Velocity. The Revolutionary Way to Measure in Scrum
Almost everybody has heard of Scrum and no sooner do we learn of its existence, we hear about 'velocity'. But what is it and what part does it play in Scrum? Let's take a look.
Definition of Velocity
Let's start with a definition of velocity within the context of Scrum. I've deliberately broken this down into small phrases as each phrase deserves an explanation:
The Amount of work
A Scrum Team
Within a Sprint
Please note that this is a 'Derek Definition' and not an official Scrum definition.
Breaking it down
The first phrase: 'Amount of work' is deliberately neutral on the subject of how you measure. You can use hours, work items, features, story points, t-shirt sizes or any other form of consistent measurement that is useful to you. Don't worry if you've never heard of some of these measurement types before. All that matters is that you have a consistent way of measuring the work.
The second phrase, 'A Scrum Team' indicates that this definition applies specifically to Scrum. It could equally apply to an agile team though, as long as the composition of the team is consistent.
'Gets done' comes next. This means work that is completed in conformance with the definition of done.
Finally, we have the phrase 'Within a Sprint' to indicate the time boundary within which we measure.
Every Sprint Can Have a Different Velocity. Which Do You Use?
It is common for Velocity to fluctuate over Sprints. When that happens, there are a number of approaches you can use:
- Take the last number and use that. It's the most recent data point you have and therefore, the most accurate
- Take the average over all Sprints. It smoothes out the peaks and troughs and gives us an average we can work with
- Take the average of the last three Sprints
- Take the average of the best three Sprints
- Take the average of the three worst Sprints
Each of the above approaches are valid. Use your knowledge of context to decide which works best for you.
When is Velocity Useful?
Velocity can be useful in the following circumstances:
- As a guide when forecasting how much work can be be done within a Sprint
- Creating burn-down and burn-up charts
- Creating forecasts for Release and Product delivery dates
When is Velocity Not Useful?
Velocity is not useful under the following circumstances:
- Comparing performance of different Scrum Teams
- Assessing the performance of the Scrum Team to which it relates
- When used as a target rather than a measure
The Scrum Guide does not mention Velocity. Instead, it refers to the need for forecasting, planning and sizing. So, where does Velocity fit in and what are the benefits?
- It's a common technique that is useful for forecasting, planning and sizing. Many Scrum Teams use it and it's a good technique to understand
- The creation of forecasts, charts and reports is easier. If only because the mathematics is simpler.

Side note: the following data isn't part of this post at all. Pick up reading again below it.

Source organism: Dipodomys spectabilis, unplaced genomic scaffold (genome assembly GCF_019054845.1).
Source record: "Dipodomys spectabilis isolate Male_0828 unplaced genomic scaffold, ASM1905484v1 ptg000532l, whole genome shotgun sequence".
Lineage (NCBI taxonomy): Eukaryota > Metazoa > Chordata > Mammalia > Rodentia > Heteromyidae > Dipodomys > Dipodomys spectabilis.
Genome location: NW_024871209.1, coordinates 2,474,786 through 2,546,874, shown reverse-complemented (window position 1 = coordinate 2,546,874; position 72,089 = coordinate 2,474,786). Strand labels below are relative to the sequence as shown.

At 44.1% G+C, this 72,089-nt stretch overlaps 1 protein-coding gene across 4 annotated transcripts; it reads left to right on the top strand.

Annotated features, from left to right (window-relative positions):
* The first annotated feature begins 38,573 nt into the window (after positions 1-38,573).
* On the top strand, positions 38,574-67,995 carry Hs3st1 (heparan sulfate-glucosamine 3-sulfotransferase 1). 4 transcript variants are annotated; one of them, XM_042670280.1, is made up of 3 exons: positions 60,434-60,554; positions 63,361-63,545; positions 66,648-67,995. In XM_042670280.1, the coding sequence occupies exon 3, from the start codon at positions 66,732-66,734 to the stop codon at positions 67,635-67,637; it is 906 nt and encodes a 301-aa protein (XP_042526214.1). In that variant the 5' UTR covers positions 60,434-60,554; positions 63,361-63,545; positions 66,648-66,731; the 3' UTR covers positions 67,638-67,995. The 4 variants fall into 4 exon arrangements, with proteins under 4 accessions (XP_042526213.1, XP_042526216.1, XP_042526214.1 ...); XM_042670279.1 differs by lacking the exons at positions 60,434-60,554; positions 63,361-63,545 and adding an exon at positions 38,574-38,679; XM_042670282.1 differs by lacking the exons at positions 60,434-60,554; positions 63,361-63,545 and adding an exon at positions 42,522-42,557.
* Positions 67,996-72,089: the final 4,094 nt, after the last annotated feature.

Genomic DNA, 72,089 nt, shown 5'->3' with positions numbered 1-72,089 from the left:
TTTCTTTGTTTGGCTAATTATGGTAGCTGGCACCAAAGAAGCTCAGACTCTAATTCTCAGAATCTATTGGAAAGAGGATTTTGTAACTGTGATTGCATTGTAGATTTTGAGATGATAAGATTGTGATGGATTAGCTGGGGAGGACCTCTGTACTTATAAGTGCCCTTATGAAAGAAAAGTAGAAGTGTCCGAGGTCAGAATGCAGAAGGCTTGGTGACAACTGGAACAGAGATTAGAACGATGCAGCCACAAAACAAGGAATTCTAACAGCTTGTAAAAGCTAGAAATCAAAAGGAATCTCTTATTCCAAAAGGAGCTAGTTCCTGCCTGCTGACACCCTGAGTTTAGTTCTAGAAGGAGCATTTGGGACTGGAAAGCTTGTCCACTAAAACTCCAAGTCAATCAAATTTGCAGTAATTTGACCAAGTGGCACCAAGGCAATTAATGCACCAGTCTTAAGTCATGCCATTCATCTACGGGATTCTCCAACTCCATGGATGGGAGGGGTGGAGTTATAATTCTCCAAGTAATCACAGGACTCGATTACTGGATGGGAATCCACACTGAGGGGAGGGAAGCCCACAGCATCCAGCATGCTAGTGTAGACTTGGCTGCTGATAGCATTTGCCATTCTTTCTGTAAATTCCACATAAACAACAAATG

- Forecasts are usually more accurate
Examples of Use
Example 1 : Sprint Planning
A typical format for Sprint Planning might look like this: The Product Owner brings an ordered Product Backlog to Sprint Planning. They take the first item and ask the Developers "Can you do this"? The Developers assess the size of the item against the Velocity. As long as the sum of sizes for all item estimates is less than the Velocity, the Developers accept the work.
Example 2 : Forecasting a Delivery Date
The Product Owner sums the size of all Product Backlog Items that remain in the Product Backlog. They divide the sum by the Velocity and round up the result to the nearest integer. This tells us how many Sprints are needed to get the Product done.
Taking a worked example: The size of the items in the Product Backlog sums up to 210 points. The average velocity of the team is 21 points. We divide 210 by 21 and get the result 10. It will take 10 Sprints to deliver the product. If we work in two-week Sprints, that's 20 weeks.
It was the search for a new way to estimate software projects that brought me to Scrum. When I discovered Velocity, it set about a revolution in the way I made forecasts and plans. It was fast, effective, and more accurate that the way I used to estimate.
Velocity is a useful measure. Because it is based on actual work 'done', it is beneficial for creating forecasts. It is common for Velocity to fluctuate between Sprints and equally common to work with an average when creating forecasts.
Velocity is an excellent measure and a terrible target. Once a measure becomes a target (ie: for performance measurement), it loses the ability to provide meaningful, trustworthy, transparent data. This is because the number gets gamed. Avoid this at all costs. Because the best Velocity is an honest one.